Forteiland IJmuiden, Sunday 4 September 2016

The Forteiland IJmuiden, one of the fortifications of the Amsterdam Defence Line, is used mostly for corporate and other private-hire events. But is open to the public about a dozen days each year. We went to visit it on Sunday 4th September. You have to pay to get in, but that includes the boat trip to the island, and a two hour tour from one of the many volunteer guides.

It’s a pretty nifty bunker fortification, with lots of tunnels.

I was fascinated by how it was built. Because it is currently an island, I had thought that it was constructed as an island, just like Pampus. But no: a hundred and fifty years ago, the town and the port of IJmuiden didn’t even exist. The island wasn’t constructed; the island is what is left over after everything else was dug away to create the mouth of the North Sea Canal.

Dutch landscape architecture. They don't mess about.
Dutch landscape architecture. They don’t mess about.

The fort was originally built in the dunes of Velsen. As more of the dunes got carved away, it eventually became an island in 1929. Until after the second world war, it was still connected to the Velsen mainland to the north via a bridge. One of the women on the tour with us remembered paying a few cents to cross the bridge when she was young. It’s another reminder of the extent to which the Netherlands is largely a constructed landscape.

After we took the boat back, we drove over the locks of the canal, through Wijk aan Zee, and to the north side of the port. We parked under the giant wind turbines and had lunch at the Sea-You restaurant. After lunch we walked out to the end of the north pier.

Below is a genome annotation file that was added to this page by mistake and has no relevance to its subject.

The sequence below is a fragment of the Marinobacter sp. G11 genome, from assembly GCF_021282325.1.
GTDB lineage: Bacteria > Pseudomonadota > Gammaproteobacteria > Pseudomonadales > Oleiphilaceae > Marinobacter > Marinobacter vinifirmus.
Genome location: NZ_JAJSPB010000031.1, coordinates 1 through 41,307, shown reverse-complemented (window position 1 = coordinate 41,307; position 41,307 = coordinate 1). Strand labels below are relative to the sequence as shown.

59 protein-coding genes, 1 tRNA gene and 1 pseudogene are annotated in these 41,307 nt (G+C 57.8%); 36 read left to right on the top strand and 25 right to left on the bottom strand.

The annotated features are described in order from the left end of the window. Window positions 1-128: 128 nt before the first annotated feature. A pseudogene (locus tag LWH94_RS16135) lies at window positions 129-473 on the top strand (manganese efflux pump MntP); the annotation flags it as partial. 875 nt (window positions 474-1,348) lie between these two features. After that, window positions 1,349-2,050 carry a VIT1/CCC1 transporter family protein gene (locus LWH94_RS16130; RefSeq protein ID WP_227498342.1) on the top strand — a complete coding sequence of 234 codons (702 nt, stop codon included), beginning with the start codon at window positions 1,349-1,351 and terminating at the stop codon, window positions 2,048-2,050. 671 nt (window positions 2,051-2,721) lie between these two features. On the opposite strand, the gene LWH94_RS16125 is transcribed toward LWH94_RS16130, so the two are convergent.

The beach was full of kite and board surfers. We joked about how the turbines looked like giant fans providing the wind for the kite surfers to sail on.

Everything else here is artificial; why not the wind as well?
Everything else here is artificial; why not the wind as well?

The edges of the pier are reinforced with giant concrete cubes. Most of them are worn, some of them are shattered. The sea is brutal. If the waves don’t get you, the salt will. Nothing lasts here without maintenance over the decades.

Just outside Wijk aan Zee, there is a sculpture garden, Een Zee Van Staal (A Sea of Steel), that looks like it hosts dozens of enormous pieces of steel art. (Tata Steel’s enormous factory is just around the corner from here.) Now that we know it’s there, we’ll be back to pay it a visit some time.